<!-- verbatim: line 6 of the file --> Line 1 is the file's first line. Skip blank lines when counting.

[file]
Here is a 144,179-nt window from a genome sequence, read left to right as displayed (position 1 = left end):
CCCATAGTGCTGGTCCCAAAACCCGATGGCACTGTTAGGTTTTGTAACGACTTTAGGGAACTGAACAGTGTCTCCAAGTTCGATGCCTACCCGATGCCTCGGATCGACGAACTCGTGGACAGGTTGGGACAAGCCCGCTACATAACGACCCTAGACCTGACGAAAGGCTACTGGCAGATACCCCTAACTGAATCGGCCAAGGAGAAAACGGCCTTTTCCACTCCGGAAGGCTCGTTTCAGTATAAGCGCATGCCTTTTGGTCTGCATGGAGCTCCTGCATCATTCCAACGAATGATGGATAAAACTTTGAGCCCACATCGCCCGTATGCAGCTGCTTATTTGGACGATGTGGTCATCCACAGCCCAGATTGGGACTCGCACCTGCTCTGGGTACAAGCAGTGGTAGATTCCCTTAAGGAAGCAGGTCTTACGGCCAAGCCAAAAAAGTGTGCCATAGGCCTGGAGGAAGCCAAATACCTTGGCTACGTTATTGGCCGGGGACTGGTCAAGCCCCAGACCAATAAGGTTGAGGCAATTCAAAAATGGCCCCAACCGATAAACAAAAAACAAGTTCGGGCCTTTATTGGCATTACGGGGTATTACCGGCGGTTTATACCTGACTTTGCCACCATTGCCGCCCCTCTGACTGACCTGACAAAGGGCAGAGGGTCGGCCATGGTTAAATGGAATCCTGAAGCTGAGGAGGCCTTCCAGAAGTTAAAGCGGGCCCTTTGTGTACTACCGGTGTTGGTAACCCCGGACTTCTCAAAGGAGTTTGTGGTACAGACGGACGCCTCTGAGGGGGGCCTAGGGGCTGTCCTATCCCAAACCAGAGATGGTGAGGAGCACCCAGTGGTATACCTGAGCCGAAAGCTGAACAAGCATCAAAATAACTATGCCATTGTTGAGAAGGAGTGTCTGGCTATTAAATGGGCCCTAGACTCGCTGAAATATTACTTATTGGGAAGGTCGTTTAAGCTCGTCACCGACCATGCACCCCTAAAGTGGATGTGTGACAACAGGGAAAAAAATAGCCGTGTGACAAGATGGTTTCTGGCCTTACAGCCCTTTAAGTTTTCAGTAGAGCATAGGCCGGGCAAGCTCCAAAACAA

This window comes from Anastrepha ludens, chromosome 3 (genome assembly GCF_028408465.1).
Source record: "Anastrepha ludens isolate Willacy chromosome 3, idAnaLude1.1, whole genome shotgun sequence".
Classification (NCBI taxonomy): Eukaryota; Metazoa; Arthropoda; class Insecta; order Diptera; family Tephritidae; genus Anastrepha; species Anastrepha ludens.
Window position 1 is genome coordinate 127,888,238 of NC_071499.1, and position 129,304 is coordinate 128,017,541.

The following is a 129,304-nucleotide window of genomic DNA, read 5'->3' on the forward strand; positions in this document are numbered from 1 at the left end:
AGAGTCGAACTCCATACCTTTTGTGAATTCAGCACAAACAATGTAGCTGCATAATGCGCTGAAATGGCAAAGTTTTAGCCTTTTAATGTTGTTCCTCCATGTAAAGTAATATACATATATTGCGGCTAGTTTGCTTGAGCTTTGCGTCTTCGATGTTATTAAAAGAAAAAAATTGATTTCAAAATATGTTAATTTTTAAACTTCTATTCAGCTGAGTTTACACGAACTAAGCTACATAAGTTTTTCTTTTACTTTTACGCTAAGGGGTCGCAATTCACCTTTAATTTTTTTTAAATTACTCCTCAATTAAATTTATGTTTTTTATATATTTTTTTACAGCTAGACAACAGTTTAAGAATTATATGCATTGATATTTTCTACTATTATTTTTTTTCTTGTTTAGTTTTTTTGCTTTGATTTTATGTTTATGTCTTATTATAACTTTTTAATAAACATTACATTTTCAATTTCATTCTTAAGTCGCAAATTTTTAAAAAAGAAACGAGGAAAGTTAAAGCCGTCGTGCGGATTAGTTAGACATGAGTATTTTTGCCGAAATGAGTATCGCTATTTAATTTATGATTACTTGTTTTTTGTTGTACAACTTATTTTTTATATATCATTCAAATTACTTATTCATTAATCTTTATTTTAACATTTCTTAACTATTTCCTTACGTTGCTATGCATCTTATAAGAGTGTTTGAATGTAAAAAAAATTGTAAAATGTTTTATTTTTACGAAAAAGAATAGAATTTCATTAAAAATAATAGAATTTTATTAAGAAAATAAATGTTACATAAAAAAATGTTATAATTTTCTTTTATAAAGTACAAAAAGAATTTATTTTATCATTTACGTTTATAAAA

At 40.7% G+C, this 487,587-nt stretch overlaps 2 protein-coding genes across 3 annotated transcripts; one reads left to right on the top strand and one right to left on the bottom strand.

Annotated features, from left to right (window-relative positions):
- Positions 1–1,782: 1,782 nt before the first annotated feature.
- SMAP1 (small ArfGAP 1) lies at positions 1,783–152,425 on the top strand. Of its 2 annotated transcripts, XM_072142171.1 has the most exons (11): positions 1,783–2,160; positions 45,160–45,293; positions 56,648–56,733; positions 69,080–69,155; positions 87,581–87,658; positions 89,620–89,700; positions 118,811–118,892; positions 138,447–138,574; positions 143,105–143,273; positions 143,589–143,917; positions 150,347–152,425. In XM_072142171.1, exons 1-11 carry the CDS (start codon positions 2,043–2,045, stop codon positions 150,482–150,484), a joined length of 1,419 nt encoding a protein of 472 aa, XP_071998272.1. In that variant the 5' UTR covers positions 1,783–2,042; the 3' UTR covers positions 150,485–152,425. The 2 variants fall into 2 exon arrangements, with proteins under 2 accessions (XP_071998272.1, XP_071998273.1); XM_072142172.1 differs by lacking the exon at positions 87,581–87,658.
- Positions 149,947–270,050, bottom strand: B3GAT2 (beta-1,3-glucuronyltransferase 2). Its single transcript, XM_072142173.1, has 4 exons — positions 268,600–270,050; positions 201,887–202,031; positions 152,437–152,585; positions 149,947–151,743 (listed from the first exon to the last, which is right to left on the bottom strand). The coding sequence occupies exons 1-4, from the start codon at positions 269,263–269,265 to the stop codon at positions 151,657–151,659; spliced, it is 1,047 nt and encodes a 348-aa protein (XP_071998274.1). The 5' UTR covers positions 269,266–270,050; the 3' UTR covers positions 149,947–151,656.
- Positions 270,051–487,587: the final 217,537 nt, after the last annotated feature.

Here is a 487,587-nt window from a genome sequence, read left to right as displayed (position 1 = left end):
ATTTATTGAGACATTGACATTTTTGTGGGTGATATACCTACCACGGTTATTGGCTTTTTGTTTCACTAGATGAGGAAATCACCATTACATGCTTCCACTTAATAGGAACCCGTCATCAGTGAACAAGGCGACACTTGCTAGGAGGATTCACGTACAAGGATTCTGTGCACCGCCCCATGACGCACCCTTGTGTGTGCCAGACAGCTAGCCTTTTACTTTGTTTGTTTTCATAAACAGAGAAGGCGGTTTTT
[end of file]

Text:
Window position 1 is genome coordinate 127,888,238 of NC_071499.1, and position 129,304 is coordinate 128,017,541.